We are Dying One by One
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Australia, PNG and the coming war with China

From the cover of the novella by Justin Sheedy, available from Amazon as an ebook 


TUMBY BAY - Australia has always had an unfortunate predilection for getting involved in other people’s wars.

If there’s a war on somewhere, we seem to scrabble to be part of it. For some reason we think our involvement is a measure of our relevance as a nation.

We march off with great fanfare, get ourselves mauled and killed and then come home to congratulate ourselves in a never ending and macabre pantomime that seems to grow bigger each year.

Forget Christianity, war is quickly becoming the official religion of Australia.

Immanuel Kant and others have observed that war, with occasional outbreaks of short-lived peace, is the natural default position for human society.

In Australia we go to war because of the very dubious assumption that getting involved in the military adventurism of the big powers will somehow obligate them to come to our aid if we ever get into trouble.

This is a false hope and we know they will only get involved on our behalf if there is some advantage to them, usually economic.

On the one occasion when Australia looked like it was under real threat, the USA joined us in driving the Japanese out of Papua New Guinea.

They didn’t do it to save us however. It just happened that their war with the Japanese had spilled over onto our doorstep. They had started the war and we were unfortunate bystanders who got dragged into it.

It is worth noting that the tactics used by the Americans against the burgeoning Japanese to provoke that war are strikingly similar to the ones Donald Trump is currently exercising against Iran, Korea and especially China.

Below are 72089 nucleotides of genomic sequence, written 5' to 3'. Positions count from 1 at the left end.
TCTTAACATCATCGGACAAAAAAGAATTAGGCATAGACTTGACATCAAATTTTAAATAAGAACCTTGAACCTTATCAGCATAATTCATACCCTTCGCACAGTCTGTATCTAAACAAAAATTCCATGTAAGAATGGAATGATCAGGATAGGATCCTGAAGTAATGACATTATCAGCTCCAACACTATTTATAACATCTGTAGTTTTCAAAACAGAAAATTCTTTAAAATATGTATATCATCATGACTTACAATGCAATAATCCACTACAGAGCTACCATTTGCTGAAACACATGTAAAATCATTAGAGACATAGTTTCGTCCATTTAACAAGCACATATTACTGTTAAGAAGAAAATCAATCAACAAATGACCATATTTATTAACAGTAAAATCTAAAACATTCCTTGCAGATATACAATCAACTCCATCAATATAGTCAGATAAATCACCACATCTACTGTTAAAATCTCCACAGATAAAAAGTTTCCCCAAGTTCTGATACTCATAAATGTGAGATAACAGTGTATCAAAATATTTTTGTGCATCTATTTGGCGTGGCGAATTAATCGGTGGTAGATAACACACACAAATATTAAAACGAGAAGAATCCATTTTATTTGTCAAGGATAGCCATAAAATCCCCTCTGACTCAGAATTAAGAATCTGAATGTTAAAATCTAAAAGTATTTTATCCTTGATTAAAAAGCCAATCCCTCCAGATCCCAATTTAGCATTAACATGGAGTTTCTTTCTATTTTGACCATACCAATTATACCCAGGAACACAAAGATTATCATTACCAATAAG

Apart from World War II our involvement in numerous other wars, starting perhaps with the Boer War and including World War I, the Korean War, the Vietnam War and the wars in Iraq and Afghanistan have been costly both in terms of resources and casualties for no obvious gain or purpose.

It is axiomatic among big powers like the USA that wars are best fought in other people’s backyards. The war with the Japanese was tailor made for this strategy, as were its other smaller wars.

A war fought this way not only reaps great financial and political benefits but makes a lot of the American government’s domestic supporters very rich.

If Donald Trump does something extraordinarily stupid, as he will, and provokes another war it will be fought somewhere outside the USA.

Now hold that thought and think about where Chinese expansionism is focused. Think about those countries that are currently cuddling up to the Chinese. That’s where any war will be fought. Also think about why this thought creates a distinct feeling of déjà vu.

The term ‘Greater East Asia Co-Prosperity Sphere’ is remembered largely as a front for Japanese control of puppet governments which manipulated local populations and economies for the benefit of Imperial Japan.

The Chinese Belt and Road initiative is "a bid to enhance regional connectivity and embrace a brighter future". What that means is a push by China to take a larger, probably dominant, role in global affairs with a China-centred trading network.

Donald Trump and many others think this is a threat to American hegemony, just like they thought the Greater East Asia Co-Prosperity Sphere was a threat.

That’s right on our doorstep again and it involves our nearest neighbours again.

Whether it’s war in the literal sense, with guns and bombs, Trump’s cockeyed version of a trade war or something in between, it’s not going to be pretty.






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Philip Fitzpatrick

Former vice-president Dick Cheney, who was a Halliburton executive made heaps of money out of Iraq.

Halliburton was responsible for all the logistical and infrastructure stuff for the US military in Iraq.

A lot of people don't realise that a lot of the war in Iraq and Afghanistan was contracted out to private enterprise, including security.

Who else would have a McDonalds in every military camp?

Men died in Iraq carting Gatorade.

Andy McNabb

Warfare is both an art and science - you are either good at it or not. The US depends on “might” – that is, a huge amount of everything (people, materiel), thrown haphazardly into the battle, and then a peep over the wall to see if it worked.

Compare this to the Aussie Defence Force – I think “Janes Armies of the World” rates the ADF as “small but highly professional” (the last time I looked).

We buy second hand tanks (refurbished), we do not have the very latest weaponry, but we have the class and cut of people to conduct a decent fight and win – The Battle of Long Tan is sufficient proof there.